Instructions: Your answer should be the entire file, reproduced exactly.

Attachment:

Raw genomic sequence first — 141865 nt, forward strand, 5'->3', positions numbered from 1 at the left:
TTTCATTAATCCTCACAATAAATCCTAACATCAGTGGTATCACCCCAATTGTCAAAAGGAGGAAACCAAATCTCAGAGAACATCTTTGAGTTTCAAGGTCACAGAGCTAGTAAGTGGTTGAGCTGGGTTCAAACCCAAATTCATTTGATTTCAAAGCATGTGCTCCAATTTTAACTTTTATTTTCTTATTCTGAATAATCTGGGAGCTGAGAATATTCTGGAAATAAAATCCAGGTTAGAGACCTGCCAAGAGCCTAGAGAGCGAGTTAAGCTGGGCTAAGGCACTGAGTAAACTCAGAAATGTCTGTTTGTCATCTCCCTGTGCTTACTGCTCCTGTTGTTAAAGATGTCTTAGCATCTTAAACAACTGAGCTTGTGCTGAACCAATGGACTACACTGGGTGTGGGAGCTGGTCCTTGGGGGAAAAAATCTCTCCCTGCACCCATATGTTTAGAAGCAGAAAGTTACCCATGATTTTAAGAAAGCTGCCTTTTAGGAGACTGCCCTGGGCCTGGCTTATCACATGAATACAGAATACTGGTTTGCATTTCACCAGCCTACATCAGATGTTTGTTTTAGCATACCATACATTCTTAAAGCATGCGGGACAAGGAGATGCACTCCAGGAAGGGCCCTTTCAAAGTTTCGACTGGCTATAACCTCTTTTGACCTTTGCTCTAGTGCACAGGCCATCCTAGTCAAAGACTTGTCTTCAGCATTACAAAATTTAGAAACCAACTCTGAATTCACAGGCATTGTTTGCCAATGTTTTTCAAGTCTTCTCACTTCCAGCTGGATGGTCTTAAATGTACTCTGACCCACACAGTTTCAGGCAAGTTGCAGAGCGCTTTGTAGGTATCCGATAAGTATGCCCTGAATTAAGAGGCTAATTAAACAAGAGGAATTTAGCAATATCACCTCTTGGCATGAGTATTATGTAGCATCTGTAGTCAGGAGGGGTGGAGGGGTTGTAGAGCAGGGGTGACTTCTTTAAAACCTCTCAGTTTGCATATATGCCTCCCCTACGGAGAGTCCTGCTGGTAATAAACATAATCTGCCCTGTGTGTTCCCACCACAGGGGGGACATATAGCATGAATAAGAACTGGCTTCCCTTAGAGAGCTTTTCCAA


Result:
Raw genomic sequence first — 141865 nt, forward strand, 5'->3', positions numbered from 1 at the left:
TTTCATTAATCCTCACAATAAATCCTAACATCAGTGGTATCACCCCAATTGTCAAAAGGAGGAAACCAAATCTCAGAGAACATCTTTGAGTTTCAAGGTCACAGAGCTAGTAAGTGGTTGAGCTGGGTTCAAACCCAAATTCATTTGATTTCAAAGCATGTGCTCCAATTTTAACTTTTATTTTCTTATTCTGAATAATCTGGGAGCTGAGAATATTCTGGAAATAAAATCCAGGTTAGAGACCTGCCAAGAGCCTAGAGAGCGAGTTAAGCTGGGCTAAGGCACTGAGTAAACTCAGAAATGTCTGTTTGTCATCTCCCTGTGCTTACTGCTCCTGTTGTTAAAGATGTCTTAGCATCTTAAACAACTGAGCTTGTGCTGAACCAATGGACTACACTGGGTGTGGGAGCTGGTCCTTGGGGGAAAAAATCTCTCCCTGCACCCATATGTTTAGAAGCAGAAAGTTACCCATGATTTTAAGAAAGCTGCCTTTTAGGAGACTGCCCTGGGCCTGGCTTATCACATGAATACAGAATACTGGTTTGCATTTCACCAGCCTACATCAGATGTTTGTTTTAGCATACCATACATTCTTAAAGCATGCGGGACAAGGAGATGCACTCCAGGAAGGGCCCTTTCAAAGTTTCGACTGGCTATAACCTCTTTTGACCTTTGCTCTAGTGCACAGGCCATCCTAGTCAAAGACTTGTCTTCAGCATTACAAAATTTAGAAACCAACTCTGAATTCACAGGCATTGTTTGCCAATGTTTTTCAAGTCTTCTCACTTCCAGCTGGATGGTCTTAAATGTACTCTGACCCACACAGTTTCAGGCAAGTTGCAGAGCGCTTTGTAGGTATCCGATAAGTATGCCCTGAATTAAGAGGCTAATTAAACAAGAGGAATTTAGCAATATCACCTCTTGGCATGAGTATTATGTAGCATCTGTAGTCAGGAGGGGTGGAGGGGTTGTAGAGCAGGGGTGACTTCTTTAAAACCTCTCAGTTTGCATATATGCCTCCCCTACGGAGAGTCCTGCTGGTAATAAACATAATCTGCCCTGTGTGTTCCCACCACAGGGGGGACATATAGCATGAATAAGAACTGGCTTCCCTTAGAGAGCTTTTCCAA